KIN 290–Introduction and Conclusion Examples
Problem #1—What is the best type of exercise for reducing cardiovascular disease risk factors?
Over 1200 Americans die from coronary heart disease every day [general introduction] (Reference). Research demonstrates that many types of exercise can help diminish the risk factors associated with heart disease [background information] (Reference). However, while endurance exercise has been well investigated, there has been little research on the efficacy of resistance training as a heart disease preventative [lead-in] (Reference). Because resistance training is known to increase fat free mass and decrease fat mass, it is expected that resistance training will lead to improvements in the major risk factors for heart disease but that optimal reduction will occur with a combination of endurance and resistance training [problem/thesis statement].
Both resistance and endurance training have been suggested as effective therapies for the reduction of cardiovascular disease risk factors [summary of possible solutions]. Literature indicates that resistance exercise, while not as broadly efficacious as endurance exercise, nonetheless positively impacts lean body mass and blood pressure (Reference). In addition, it may be a more tolerable form of exercise for some patients. Recent, well-controlled research has found the most effective solution may be a combination of both endurance and resistance training [evaluation and determination of best answer] (Reference). Further research is warranted in order to more clearly define optimal resistance training intensity [identification of gaps in the literature]. Given these findings, health professionals may need to consider broadening their current exercise recommendations to include resistance training, for patients presenting with cardiovascular disease risk factors [implications].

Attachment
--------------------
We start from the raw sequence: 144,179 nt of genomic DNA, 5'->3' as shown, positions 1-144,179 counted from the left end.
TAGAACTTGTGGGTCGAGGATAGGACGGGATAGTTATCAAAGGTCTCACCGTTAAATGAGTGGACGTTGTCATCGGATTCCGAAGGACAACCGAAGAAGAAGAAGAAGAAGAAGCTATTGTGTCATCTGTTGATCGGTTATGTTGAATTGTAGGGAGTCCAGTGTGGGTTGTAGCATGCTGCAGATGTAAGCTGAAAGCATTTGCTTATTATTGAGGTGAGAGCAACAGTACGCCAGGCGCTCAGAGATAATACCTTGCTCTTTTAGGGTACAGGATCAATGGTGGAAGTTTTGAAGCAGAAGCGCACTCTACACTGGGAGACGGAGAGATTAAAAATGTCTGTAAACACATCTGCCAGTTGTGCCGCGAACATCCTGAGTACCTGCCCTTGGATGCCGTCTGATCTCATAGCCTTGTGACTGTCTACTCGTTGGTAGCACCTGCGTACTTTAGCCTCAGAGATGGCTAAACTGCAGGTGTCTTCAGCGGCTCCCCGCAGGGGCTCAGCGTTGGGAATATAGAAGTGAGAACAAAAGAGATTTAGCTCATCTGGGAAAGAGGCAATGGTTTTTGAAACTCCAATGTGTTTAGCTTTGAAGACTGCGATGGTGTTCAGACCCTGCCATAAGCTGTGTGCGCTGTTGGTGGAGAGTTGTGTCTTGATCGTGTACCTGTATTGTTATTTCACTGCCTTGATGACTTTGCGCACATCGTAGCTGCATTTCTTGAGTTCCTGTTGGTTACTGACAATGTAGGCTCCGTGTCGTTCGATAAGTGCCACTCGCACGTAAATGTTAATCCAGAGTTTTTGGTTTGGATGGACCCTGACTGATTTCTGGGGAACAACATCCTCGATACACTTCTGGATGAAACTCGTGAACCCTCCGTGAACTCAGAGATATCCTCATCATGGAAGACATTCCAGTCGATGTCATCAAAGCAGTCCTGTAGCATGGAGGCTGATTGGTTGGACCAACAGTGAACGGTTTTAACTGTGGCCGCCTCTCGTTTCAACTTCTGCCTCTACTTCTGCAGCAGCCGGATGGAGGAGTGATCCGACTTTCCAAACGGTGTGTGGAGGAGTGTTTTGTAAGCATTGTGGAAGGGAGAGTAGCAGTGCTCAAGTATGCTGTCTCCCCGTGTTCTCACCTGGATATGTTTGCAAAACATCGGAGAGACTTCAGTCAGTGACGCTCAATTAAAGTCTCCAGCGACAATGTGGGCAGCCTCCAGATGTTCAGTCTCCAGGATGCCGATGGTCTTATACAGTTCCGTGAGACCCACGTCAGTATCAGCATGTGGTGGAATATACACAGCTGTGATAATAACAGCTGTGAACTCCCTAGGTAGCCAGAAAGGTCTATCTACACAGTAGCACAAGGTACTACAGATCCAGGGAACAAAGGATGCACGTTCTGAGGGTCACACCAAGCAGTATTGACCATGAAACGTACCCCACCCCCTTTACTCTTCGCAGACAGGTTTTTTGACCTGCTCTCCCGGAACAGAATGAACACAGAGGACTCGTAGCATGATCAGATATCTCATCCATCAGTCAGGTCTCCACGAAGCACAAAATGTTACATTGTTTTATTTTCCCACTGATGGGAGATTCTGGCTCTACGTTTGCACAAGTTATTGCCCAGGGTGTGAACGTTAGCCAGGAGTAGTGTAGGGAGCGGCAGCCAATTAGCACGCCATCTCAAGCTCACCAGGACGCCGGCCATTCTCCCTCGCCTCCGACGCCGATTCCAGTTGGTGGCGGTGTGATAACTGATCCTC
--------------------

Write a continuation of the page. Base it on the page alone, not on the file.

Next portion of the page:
Problem #2—What is the primary contributing factor to performance anxiety in elite athletes?
Performance anxiety affects everyone from public speakers to musicians to elite athletes [general introduction]. Numerous factors have been implicated in the presence of performance anxiety in elite athletes. The most frequently identified of these factors are arousal and self-efficacy [background information] (Reference). However, the relative contribution of arousal and self-efficacy to performance anxiety is still unclear [lead-in] (Reference). While optimal levels of arousal differ from sport to sport, optimal self-efficacy is more consistently defined and is therefore, likely to play a larger role in the development of performance anxiety among elite athletes [problem/thesis statement].
Both arousal and self-efficacy can have an impact on performance anxiety in elite athletes [summary of possible solutions] (Reference). However, research indicates that among athletes with high self-efficacy, arousal plays a much less prominent role, indicating the self-efficacy is, in fact, the more important of the two factors [evaluation and determination of best answer] (Reference). Research in high arousal sports, such as football, is still lacking and throughout the literature, there is a general lack of control for the presence of other negative psychological problems such as generalized anxiety and depression, which could also precipitate performance anxiety [identification of gaps in the literature]. Thus, while optimal arousal should not be ignored by coaches and psychologists, a relatively stronger focus on the maintenance of high self-efficacy may be more advantageous to the athlete suffering from performance anxiety [implications].